P&S: How else is Eaton helping communities fight COVID-19? 

Garimella: We have made the important decision to maintain operations during this unprecedented crisis because of the vital role our company plays in sustaining global infrastructure and ensuring critical power supply.

Our products and support services are vital to hospitals, emergency services, military sites, utilities, public works, transportation and shipping providers. In addition, data centers, retail outlets, airports and governments, as well as the networks that support schools and remote workers, rely on our products each day to serve their customers and communities. 

We're committed to helping the communities where we live and work by taking steps to aid in the fight against COVID-19. Whether it's donating much-needed supplies to healthcare providers, or providing our power management expertise across critical industries, we're here to help.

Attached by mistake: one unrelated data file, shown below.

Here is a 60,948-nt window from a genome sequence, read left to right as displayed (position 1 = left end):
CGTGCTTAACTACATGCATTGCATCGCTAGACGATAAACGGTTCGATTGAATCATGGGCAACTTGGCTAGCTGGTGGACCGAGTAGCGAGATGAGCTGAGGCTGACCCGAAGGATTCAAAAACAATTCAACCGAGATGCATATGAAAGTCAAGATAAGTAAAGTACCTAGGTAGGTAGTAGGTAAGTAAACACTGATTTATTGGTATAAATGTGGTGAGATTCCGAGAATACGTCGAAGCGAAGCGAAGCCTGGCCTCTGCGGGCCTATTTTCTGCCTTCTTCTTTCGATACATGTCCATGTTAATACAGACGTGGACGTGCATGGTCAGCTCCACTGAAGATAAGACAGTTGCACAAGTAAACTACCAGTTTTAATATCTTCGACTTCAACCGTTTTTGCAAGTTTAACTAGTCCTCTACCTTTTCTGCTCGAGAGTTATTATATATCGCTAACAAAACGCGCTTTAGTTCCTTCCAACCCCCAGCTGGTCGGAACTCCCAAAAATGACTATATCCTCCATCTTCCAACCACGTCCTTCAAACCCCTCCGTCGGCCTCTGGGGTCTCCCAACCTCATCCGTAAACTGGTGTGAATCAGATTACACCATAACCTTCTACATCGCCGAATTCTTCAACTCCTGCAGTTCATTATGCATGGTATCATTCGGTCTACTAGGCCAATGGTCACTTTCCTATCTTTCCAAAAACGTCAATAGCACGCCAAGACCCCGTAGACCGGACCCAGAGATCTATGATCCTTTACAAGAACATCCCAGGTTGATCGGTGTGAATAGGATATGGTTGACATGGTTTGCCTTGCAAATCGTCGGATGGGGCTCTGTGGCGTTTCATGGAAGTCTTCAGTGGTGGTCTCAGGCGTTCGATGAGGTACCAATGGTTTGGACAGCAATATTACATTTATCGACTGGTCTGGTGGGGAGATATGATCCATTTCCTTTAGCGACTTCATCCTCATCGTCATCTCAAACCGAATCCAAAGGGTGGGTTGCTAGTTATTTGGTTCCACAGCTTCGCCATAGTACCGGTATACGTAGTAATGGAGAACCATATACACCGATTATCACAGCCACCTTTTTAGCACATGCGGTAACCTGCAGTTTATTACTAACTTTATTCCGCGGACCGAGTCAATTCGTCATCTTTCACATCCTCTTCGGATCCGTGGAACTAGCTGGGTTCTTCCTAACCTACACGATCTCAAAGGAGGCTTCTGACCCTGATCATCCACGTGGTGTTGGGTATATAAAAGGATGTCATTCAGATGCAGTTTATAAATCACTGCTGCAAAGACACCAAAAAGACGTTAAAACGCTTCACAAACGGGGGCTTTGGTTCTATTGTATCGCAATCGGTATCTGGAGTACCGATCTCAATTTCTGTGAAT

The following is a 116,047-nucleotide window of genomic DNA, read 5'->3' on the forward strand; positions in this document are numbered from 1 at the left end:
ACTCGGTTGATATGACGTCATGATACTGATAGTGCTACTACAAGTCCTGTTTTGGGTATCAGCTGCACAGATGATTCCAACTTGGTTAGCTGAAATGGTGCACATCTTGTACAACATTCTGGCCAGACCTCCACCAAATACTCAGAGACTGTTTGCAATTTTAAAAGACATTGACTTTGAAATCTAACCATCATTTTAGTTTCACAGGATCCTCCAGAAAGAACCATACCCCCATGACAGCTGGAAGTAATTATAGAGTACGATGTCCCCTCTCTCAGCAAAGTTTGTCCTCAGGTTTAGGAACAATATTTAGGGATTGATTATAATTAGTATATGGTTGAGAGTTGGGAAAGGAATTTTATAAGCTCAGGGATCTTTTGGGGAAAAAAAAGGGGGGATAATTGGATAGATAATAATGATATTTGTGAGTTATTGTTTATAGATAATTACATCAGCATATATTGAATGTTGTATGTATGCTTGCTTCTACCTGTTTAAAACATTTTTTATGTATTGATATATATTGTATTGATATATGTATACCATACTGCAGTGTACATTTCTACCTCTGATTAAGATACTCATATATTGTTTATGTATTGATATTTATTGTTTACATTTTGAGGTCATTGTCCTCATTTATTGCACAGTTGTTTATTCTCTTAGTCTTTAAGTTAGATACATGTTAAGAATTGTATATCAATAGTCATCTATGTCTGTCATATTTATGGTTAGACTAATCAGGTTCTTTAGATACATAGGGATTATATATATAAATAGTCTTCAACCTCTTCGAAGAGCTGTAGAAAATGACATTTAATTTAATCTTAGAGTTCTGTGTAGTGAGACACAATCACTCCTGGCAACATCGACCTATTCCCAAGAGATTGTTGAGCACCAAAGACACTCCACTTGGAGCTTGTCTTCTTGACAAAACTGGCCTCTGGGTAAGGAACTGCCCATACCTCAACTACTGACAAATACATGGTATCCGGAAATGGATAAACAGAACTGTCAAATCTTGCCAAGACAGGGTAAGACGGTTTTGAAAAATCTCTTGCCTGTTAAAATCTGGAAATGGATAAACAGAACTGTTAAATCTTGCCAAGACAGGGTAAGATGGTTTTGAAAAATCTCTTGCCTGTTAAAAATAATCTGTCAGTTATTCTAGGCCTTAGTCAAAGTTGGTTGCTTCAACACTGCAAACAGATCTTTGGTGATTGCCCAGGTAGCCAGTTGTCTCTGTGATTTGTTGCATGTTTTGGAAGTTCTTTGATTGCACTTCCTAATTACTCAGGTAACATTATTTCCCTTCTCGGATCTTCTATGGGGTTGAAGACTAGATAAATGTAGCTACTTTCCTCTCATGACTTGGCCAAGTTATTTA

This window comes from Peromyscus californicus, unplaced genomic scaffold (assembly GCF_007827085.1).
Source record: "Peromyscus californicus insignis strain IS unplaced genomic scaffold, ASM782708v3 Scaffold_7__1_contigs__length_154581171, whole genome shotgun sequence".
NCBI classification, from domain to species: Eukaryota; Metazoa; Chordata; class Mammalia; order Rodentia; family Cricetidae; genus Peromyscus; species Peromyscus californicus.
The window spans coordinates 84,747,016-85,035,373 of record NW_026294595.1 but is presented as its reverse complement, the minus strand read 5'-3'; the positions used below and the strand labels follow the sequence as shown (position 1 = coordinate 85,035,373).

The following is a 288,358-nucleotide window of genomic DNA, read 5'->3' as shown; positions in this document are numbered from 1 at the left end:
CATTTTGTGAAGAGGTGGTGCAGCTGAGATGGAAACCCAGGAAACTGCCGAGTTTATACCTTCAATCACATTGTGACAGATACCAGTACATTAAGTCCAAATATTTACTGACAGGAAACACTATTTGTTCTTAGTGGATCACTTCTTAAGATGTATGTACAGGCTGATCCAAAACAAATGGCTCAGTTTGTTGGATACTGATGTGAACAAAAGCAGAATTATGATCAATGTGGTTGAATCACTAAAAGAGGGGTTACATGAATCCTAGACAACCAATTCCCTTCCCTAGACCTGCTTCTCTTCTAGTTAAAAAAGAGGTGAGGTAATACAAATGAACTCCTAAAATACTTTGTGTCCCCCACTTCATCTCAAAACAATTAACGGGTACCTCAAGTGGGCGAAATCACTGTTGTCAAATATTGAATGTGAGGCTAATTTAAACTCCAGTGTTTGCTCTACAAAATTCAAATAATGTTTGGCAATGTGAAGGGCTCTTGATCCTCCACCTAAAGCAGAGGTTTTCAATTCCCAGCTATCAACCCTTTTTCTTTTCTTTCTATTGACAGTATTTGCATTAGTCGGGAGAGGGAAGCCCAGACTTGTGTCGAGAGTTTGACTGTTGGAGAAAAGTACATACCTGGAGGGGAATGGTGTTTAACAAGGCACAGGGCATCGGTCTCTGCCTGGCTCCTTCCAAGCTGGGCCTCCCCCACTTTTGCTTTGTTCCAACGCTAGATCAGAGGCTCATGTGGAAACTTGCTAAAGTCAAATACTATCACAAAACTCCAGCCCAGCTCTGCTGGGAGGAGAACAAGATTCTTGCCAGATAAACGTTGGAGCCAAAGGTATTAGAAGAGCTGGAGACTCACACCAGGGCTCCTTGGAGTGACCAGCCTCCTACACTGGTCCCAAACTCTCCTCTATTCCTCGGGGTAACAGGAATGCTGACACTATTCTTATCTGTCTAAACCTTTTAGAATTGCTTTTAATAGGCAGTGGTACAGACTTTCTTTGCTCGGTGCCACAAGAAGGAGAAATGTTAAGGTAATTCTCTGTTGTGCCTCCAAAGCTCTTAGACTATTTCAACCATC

In addition to the face shields, we also developed a 4-inch touchless tool that resembles a plastic wrench and is designed to help medical workers avoid contact with surfaces to slow the spread of the novel virus.

A recent study in JAMA indicates that one of the best defenses of healthcare workers is through barrier protection from surfaces that become contaminated. The tool we developed can be used to grab door handles, turn faucets and push buttons on phones and other devices without touching surfaces. 

As the tool and the face shields demonstrate, we’re able to use our additive manufacturing capabilities, along with a healthy dose of innovation, to compress product development timelines and rapidly deliver solutions for healthcare workers on the frontline.